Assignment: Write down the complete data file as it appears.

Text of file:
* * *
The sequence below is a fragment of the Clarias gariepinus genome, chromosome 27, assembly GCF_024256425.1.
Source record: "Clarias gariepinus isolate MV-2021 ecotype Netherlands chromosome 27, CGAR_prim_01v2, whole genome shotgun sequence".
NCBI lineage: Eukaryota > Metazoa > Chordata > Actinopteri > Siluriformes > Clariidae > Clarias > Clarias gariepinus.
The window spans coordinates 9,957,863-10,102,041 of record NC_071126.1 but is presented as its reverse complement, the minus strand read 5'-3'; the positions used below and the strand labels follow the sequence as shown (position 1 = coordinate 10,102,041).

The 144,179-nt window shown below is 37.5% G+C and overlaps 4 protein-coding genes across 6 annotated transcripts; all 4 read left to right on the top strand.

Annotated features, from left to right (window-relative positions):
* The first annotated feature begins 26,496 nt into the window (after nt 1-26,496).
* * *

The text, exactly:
The sequence below is a fragment of the Clarias gariepinus genome, chromosome 27, assembly GCF_024256425.1.
Source record: "Clarias gariepinus isolate MV-2021 ecotype Netherlands chromosome 27, CGAR_prim_01v2, whole genome shotgun sequence".
NCBI lineage: Eukaryota > Metazoa > Chordata > Actinopteri > Siluriformes > Clariidae > Clarias > Clarias gariepinus.
The window spans coordinates 9,957,863-10,102,041 of record NC_071126.1 but is presented as its reverse complement, the minus strand read 5'-3'; the positions used below and the strand labels follow the sequence as shown (position 1 = coordinate 10,102,041).

The 144,179-nt window shown below is 37.5% G+C and overlaps 4 protein-coding genes across 6 annotated transcripts; all 4 read left to right on the top strand.

Annotated features, from left to right (window-relative positions):
* The first annotated feature begins 26,496 nt into the window (after nt 1-26,496).